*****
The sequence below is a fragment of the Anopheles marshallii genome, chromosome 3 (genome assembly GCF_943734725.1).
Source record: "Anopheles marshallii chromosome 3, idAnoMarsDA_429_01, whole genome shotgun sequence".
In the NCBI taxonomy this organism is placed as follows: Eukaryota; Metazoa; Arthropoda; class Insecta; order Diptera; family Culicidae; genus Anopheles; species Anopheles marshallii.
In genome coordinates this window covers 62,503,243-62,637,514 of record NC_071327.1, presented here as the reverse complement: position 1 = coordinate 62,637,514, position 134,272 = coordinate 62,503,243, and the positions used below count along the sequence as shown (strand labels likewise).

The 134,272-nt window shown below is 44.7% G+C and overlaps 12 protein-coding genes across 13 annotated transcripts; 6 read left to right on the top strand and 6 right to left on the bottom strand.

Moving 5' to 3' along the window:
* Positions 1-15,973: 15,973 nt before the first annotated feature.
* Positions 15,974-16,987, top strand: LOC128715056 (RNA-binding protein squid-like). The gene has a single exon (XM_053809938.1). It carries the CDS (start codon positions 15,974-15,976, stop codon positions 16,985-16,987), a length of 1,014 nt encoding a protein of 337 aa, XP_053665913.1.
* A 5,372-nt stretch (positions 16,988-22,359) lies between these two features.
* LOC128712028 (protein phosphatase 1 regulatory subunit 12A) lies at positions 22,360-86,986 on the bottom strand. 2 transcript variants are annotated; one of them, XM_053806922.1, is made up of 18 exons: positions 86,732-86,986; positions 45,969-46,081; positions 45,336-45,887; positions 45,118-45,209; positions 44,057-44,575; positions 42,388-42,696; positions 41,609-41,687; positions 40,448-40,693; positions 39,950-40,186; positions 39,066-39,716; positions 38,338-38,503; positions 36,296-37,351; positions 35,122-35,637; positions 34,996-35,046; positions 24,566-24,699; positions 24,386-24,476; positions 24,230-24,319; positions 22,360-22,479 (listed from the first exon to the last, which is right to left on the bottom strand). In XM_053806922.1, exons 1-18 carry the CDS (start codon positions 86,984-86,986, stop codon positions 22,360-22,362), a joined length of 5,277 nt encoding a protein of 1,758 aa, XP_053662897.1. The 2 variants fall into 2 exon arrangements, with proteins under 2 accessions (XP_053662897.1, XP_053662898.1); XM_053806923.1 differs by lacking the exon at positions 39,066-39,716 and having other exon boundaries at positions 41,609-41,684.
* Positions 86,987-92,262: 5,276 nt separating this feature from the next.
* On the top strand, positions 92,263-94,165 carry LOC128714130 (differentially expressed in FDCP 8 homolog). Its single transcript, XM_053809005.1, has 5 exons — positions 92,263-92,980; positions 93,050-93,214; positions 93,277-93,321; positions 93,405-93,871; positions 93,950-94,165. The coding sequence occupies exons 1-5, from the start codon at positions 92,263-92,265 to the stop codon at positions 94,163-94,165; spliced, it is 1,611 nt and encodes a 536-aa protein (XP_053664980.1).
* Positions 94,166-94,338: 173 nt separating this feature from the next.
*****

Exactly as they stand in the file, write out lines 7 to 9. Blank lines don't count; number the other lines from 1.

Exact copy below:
* Positions 1-15,973: 15,973 nt before the first annotated feature.
* Positions 15,974-16,987, top strand: LOC128715056 (RNA-binding protein squid-like). The gene has a single exon (XM_053809938.1). It carries the CDS (start codon positions 15,974-15,976, stop codon positions 16,985-16,987), a length of 1,014 nt encoding a protein of 337 aa, XP_053665913.1.
* A 5,372-nt stretch (positions 16,988-22,359) lies between these two features.